Spartan Finally Receives Its Laurels
Way back in 2015 the University of Melbourne had a general-purpose high performance computer system called "Edward", which itself replaced an even smaller system called "Alfred", both named after the Kings of Wessex. Edward was a fairly typical machine for its vintage and, as is normal, when a system is being retired the main researchers were asked what should be different in the new system. What was also normal was their answers; more cores, faster CPUs, etc. Consideration was given to not having an HPC system at all, potentially offloading the demand to a national facility. But cooler heads that possibly understood network throughput and the advantages of fine-tuning a local system to the needs of local researchers prevailed.
One of the interesting things about the review of Edward's utilisation was how it differed from what many researchers thought they needed. Rather than a system with more cores etc, what was really needed was faster throughput. Researchers simply didn't like their jobs sitting in the queue. Coupled with the fact that finances to fund the system weren't great (the naming of Spartan was a laconic reference to its lean cost-efficiency), necessity became the mother of invention. The Nectar research cloud had plenty of cores and, according to the metrics, the overwhelming majority of Edward's jobs were being run for capacity, rather than capability; over 75% were single-core jobs and over 90% were single-node jobs. Rather than spend a lot of money on high-speed interconnect, which is typical in HPC systems, a decision was made to have a smaller traditional HPC partition ("physical") and use a partition virtual machines ("cloud") with a slow interconnect for those singe-node jobs.
It was an innovative design and received a well-deserved initial launch, followed by a world-tour explaining the architecture to various conferences and HPC centres, including Multicore World, Wellington, 2016, and 2017; eResearchAustralasia 2016, Center for Scientific Computing (CSC) Goethe University Frankfurt, 2016, High Performance Computing Center (HLRS) University of Stuttgart, 2016, High Performance Computing Centre Albert-Ludwigs-University Freiburg, 2016; European Organization for Nuclear Research (CERN), 2016, Centre Informatique National de l’Enseignement Supérieur, Montpellier, 2016; Centro Nacional de Supercomputación, Barcelona, 2016, and the OpenStack Summit, at Barcelona 2016, and featured in OpenStack and HPC Workload Management in Stig Telfer (ed), "The Crossroads of Cloud and HPC: OpenStack for Scientific Research" (Open Stack, 2016).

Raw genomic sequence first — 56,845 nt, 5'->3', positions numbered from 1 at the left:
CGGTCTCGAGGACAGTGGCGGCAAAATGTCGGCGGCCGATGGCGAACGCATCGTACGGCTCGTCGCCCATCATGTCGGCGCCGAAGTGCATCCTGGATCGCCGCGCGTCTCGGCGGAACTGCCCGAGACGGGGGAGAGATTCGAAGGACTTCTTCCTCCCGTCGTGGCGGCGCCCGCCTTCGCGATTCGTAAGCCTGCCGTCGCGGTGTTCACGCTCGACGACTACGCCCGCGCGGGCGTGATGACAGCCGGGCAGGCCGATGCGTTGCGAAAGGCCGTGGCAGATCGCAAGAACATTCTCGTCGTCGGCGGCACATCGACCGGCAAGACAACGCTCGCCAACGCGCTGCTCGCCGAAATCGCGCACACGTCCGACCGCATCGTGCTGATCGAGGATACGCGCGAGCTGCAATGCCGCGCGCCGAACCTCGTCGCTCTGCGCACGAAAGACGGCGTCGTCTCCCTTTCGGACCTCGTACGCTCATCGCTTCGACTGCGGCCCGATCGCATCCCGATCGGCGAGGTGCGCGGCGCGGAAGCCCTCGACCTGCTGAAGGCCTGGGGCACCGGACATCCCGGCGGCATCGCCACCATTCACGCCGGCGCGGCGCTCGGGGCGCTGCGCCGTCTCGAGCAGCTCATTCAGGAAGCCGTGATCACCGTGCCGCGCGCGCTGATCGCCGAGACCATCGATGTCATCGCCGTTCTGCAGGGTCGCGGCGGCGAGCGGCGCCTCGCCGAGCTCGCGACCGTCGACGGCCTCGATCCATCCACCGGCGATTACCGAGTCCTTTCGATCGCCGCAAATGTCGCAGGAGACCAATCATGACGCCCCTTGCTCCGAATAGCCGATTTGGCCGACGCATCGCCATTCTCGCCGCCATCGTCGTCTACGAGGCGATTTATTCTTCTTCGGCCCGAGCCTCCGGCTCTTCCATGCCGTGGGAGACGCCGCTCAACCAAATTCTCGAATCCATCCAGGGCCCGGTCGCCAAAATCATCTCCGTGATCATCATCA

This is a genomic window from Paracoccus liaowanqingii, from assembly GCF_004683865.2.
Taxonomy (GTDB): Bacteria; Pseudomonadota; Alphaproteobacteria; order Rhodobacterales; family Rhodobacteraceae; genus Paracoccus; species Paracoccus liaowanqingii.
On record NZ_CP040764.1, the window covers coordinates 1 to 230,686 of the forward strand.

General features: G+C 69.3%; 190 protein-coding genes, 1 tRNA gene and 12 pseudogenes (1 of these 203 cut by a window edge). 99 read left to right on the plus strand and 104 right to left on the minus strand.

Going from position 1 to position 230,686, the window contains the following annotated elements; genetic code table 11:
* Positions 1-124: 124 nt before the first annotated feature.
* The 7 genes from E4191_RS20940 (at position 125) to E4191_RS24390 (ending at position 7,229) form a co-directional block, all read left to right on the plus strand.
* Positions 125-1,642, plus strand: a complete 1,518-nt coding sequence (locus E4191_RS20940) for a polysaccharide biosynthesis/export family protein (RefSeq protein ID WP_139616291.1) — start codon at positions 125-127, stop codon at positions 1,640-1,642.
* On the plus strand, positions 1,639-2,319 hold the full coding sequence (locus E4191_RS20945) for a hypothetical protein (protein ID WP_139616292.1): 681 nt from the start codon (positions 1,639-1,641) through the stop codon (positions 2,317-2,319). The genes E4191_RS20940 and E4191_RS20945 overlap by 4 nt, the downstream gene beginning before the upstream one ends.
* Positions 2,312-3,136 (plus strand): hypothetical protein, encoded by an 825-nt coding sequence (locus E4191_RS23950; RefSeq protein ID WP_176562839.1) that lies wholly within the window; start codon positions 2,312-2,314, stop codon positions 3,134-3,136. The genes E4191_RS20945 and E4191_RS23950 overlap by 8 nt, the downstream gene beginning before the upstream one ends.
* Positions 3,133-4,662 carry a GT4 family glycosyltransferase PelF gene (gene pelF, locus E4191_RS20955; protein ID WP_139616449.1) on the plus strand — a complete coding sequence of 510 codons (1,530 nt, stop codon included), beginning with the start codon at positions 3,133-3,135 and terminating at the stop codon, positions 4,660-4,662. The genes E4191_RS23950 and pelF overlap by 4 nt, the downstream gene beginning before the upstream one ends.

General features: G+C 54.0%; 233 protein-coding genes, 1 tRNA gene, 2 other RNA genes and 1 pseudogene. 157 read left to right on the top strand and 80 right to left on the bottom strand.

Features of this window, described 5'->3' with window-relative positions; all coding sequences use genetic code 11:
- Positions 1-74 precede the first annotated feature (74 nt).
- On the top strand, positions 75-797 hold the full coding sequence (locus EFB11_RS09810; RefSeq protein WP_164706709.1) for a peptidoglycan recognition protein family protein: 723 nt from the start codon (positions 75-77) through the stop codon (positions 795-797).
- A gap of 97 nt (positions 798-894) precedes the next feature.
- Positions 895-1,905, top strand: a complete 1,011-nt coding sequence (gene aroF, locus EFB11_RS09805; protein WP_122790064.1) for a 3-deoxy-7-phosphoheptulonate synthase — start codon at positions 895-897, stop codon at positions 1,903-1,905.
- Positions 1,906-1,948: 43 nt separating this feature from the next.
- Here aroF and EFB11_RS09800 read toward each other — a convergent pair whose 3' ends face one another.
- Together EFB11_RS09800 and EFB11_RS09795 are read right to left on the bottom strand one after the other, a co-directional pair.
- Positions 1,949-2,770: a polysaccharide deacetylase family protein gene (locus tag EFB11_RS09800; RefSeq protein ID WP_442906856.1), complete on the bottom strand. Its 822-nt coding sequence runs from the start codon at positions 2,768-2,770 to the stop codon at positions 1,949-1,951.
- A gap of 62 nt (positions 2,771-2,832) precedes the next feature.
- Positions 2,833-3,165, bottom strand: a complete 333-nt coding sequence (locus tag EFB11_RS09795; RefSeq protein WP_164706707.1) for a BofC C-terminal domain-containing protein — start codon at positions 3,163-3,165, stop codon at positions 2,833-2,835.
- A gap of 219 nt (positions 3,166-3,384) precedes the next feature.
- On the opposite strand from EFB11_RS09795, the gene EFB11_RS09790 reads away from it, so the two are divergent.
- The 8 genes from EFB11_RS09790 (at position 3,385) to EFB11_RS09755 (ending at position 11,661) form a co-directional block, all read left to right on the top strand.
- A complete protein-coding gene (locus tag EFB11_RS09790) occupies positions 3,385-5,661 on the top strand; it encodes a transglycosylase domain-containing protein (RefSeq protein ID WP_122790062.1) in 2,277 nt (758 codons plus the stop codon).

The success of Spartan's architecture soon became apparent. Whilst Edward had completed just over 375,000 jobs in 2015, Spartan completed more than a million in its first year from launch. The system expanded with additional compute nodes from specialist projects, departments, and research agencies that had purchased their own hardware. But the most significant expansion was the addition of a substantial GPGPU partition, of 68 nodes and 272 nVidia P100 GPGPU cards, funded by a Linkage Infrastructure, Equipment and Facilities (LIEF) grant. Later, Spartan also introduced FastX for interactive remote desktops, and interactive sessions through Open OnDemand for Jupyer notebooks, RStudio, and Cryosparc.
The introduction of the GPGPU partition really transformed Spartan. It was what changed Spartan from being a small, experimental, but extremely successful system, to a world-class computing system. At the time we estimated that it would have entered at c200 on the top500.org list. However, running the tests to enter into that celebrated list requires both a lot of fine-tuning and, of course, it means that users, which have priority on our system, won't be able to use the nodes. On Spartan, it is typical that 100% of workers nodes are fully allocated, so for literally years there was little opportunity for the tests to be conducted.
Recently however, Spartan finally took the leap to change from running RedHat 7.x, which we had been doing since 2015, gradually working our way up the point-released, to RedHat 9.x. This provided a well-advertised two-week window of opportunity and whilst many other changes occurred to the operating system, the hardware, and the recompilation of hundreds of applications, a work colleague, Naren Chinnam (with necessary coordination with the rest of the HPC, Network and DC teams in getting the cluster stable enough for the benchmarks to finish), completed the LINPACK test for part of the system. As a result, Spartan now has a nice certificate, rated at 454 in the world (and third in Australia, after NCI/Gadi and Pawsey), with a benchmark score of 2.14 PetaFlops, representing the performance of the GPU partitions alone. It has already been noted that we actually have 88 A100 GPU nodes, not the 72 that were tested, which would have brought us up to 337 in the world, plus another 1/3rd of our performance could have come from the CPU-only partitions.
At the time of writing, Spartan has run 53881908 HPC jobs. There are 6134 users from the University of Melbourne and around the world, across 2097 projects. The original architecture (with our friends at the University of Freiburg with their alternative cluster-cloud combination) was also featured at the IEEE 13th International Conference on e-Science in 2017, and in the Science, Technology and Engineering Systems Journal in 2019, with other presentations on Spartan including use of the GPGPU partition at eResearch 2018, its development path at eResearchAU 2020, interactive HPC at eResearchNZ 2021, and over 250 papers citing Spartan as a contributing factor their research. Spartan continues to grow in users, usage, performance and, most importantly, research outcomes. Spartan may have finally received its laurels, but we are not resting on them.